An unnaturally early winter drove us from our mountain sanctuary. Earlier this year, we’d sought refuge in the jeweled peaks of Montana. With parks and RV sites being forced to close down, we wanted a remote location to ride out the worst of the pandemic.
It worked. Until the surge started all over again. Our drive south gave plenty of indications as to why.
I’d volunteered at a campground and during the season saw plenty of tourists come and go from all over the country. Most followed the rules. They kept their distance. Wore masks. My interactions included full mask and gloves.
The precautions might not have been enough.
When we left Flathead County, COVID cases were on the rise. Last winter had protected the remote, snow-bound population from the initial outbreak. A brief summer tourist season invited in the virus from nearby Washington, Oregon, California, and beyond. Now, they’ll be huddled in close quarters against the chill with the disease.
As we headed south to warmer weather, the virus remained on my mind. I’d routed us around hotspots, both literal and figurative. Our original plan had us crossing Wyoming and the east side of the Rockies through Colorado.
A sudden cold snap along with hundreds of thousands of acres of wildfires prompting evacuations and closing interstates forced a new plan. Instead, we drove south through the rolling foothills of Idaho toward Utah. On reaching Salt Lake City, I started to see troubling signs.
For five months, I’d been about as remote as one can get in the lower 48 and still claim to be civilization adjacent. My work required little direct interaction with people and focused more on maintenance of the campground facilities. I spent my time off roaming the backcountry, as far from the more tourist-friendly trails as possible. So when we drove past a large amusement park outside Ogden, Utah, the many roller coasters packed, acres of parking overflowing, I felt unnerved. Continuing south, we left the interstate for a two-lane highway cutting through high desert canyons and beautiful valleys gilded with fall colors.
We weren’t alone.
We’d chosen Moab as our destination. Warm, remote, plenty of boondocking opportunities – free public land where we could park our home and enjoy some necessary solitude – we didn’t expect to be the only people with that idea. What surprised us was just how many made the same decision.
Non-stop traffic streamed along the highway to and from Moab. RVs, toy haulers, trucks towing OHVs, the constant flow never stopped. Over two hundred miles down highway six and the caravan didn’t let up. Not once.
As a nomad, I practice social distancing as a lifestyle. With the pandemic, I don’t feel vindicated by that choice. I know most people wouldn’t live like this. Most crave human interaction on a regular basis. I prefer mine in moderation. That’s a personal choice and I have no intention to shame anyone for being on the same road I was.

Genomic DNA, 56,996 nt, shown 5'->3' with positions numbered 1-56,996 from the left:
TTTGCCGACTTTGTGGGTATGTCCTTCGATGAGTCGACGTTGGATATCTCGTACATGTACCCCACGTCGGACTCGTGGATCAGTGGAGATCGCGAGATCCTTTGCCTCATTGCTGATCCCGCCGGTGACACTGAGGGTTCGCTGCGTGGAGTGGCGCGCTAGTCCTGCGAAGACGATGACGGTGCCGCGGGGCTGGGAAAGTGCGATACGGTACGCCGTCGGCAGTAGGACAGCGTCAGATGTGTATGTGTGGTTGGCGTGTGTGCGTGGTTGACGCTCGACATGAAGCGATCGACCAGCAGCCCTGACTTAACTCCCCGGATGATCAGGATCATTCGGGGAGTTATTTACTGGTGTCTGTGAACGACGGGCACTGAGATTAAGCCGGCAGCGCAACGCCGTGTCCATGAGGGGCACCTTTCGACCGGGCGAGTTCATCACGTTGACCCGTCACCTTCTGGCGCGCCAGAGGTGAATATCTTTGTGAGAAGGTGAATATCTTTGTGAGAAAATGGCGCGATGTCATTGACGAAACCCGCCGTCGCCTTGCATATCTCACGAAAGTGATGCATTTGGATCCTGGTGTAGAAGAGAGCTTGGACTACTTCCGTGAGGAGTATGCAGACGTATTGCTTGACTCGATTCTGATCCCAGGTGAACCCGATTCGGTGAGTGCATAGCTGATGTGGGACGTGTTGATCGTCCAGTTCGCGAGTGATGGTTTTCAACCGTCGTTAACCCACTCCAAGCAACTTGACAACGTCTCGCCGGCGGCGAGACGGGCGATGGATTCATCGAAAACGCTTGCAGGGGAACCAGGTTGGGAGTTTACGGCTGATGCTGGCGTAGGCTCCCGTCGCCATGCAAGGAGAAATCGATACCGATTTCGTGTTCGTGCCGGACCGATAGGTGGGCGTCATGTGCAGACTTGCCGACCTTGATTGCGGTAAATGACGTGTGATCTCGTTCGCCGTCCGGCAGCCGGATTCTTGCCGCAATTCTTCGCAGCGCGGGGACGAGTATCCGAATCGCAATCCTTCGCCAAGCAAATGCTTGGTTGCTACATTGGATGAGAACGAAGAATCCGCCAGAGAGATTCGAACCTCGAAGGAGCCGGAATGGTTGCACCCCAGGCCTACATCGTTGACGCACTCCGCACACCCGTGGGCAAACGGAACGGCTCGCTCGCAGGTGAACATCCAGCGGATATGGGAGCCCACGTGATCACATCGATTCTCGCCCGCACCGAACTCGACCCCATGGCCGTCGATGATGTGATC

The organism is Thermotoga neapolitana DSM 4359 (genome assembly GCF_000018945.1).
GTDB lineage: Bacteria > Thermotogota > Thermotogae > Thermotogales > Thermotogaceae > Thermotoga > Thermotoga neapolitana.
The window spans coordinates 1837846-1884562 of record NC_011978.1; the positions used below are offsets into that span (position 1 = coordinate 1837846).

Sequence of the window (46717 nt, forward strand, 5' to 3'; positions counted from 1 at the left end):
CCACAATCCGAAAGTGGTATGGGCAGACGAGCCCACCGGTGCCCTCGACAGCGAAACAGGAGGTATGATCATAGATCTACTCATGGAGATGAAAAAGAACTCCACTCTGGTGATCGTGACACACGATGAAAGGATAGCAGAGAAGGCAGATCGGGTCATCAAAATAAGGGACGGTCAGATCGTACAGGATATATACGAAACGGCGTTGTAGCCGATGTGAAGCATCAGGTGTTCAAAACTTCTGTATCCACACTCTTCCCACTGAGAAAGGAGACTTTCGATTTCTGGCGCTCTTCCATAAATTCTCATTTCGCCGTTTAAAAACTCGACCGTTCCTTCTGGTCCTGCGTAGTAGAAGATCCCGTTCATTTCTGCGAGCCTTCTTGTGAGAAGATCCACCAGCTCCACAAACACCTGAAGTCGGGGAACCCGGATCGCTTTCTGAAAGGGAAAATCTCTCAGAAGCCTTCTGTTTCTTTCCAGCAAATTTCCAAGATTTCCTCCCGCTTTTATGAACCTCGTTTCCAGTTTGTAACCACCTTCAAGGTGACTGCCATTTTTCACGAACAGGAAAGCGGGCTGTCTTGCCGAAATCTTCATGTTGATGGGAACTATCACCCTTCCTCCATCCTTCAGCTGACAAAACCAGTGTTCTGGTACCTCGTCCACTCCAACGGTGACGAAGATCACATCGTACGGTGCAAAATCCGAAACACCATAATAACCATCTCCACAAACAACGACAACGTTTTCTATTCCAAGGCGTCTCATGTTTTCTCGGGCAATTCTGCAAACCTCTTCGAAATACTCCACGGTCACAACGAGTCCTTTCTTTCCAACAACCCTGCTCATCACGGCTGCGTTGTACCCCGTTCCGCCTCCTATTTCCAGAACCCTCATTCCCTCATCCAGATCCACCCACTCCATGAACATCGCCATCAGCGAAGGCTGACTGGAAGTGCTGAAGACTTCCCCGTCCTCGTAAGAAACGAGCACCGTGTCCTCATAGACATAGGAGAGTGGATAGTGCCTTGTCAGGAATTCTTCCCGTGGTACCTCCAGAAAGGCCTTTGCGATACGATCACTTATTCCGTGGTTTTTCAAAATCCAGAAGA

But this? This seemed out of the ordinary.
As we hit Moab, the traffic ground to a halt. Street construction forced the city traffic into two narrow lanes. Sidewalks teemed with people. We saw plenty of masks in the shoulder to shoulder crowds, but I wondered how effective that kind of social distancing could be. The boondocking sites had space, but less than I’d assumed. When we finally cleared downtown, we kept driving.
And that’s how I ended up 130 miles further south at Mesa Verde National Park staring down at the remnants of a once-thriving civilization.
Centuries ago, a people found an innovative way to survive this dry and dusty environment. One might even call it advanced compared to the lifestyle practiced by their neighbors. Tall, sturdy walls made of brick, multi-story towers, all tucked away into grottoes protected from the heat, the sun, and hostile tribes.
After only a few centuries, they disappeared, their fortress cities abandoned. They’d worked hard to protect their community, but they hadn’t done enough. Current theories suggest drought drove them to break up these large civilizations and migrate toward more fertile land.
How quickly would disease have wiped out those close quarters?
I’m not implying we’ve come to the end of civilization. While the virus continues to surge, we’re seeing fewer fatalities. Vaccines are on the way. We’re adapting, though perhaps through no assistance of the population at large. Only yesterday I ran across an article in the Salt Lake Tribune which mentioned hospitals in Utah filling their ICUs to capacity.
After what I saw, I couldn’t be surprised.
Watching from a dusty mountainside in the San Juan National Forest outside Mancos, Colorado, I know it’s only a matter of time before the early winter and the viral spread reaches us and we pull up stakes to roam once more ahead of the challenges faced by our civilization.
I can’t say who’s right, who’s wrong. But I do know civilizations can vanish if they aren’t able to, or refuse to, react to change. Here’s hoping we realize the stakes.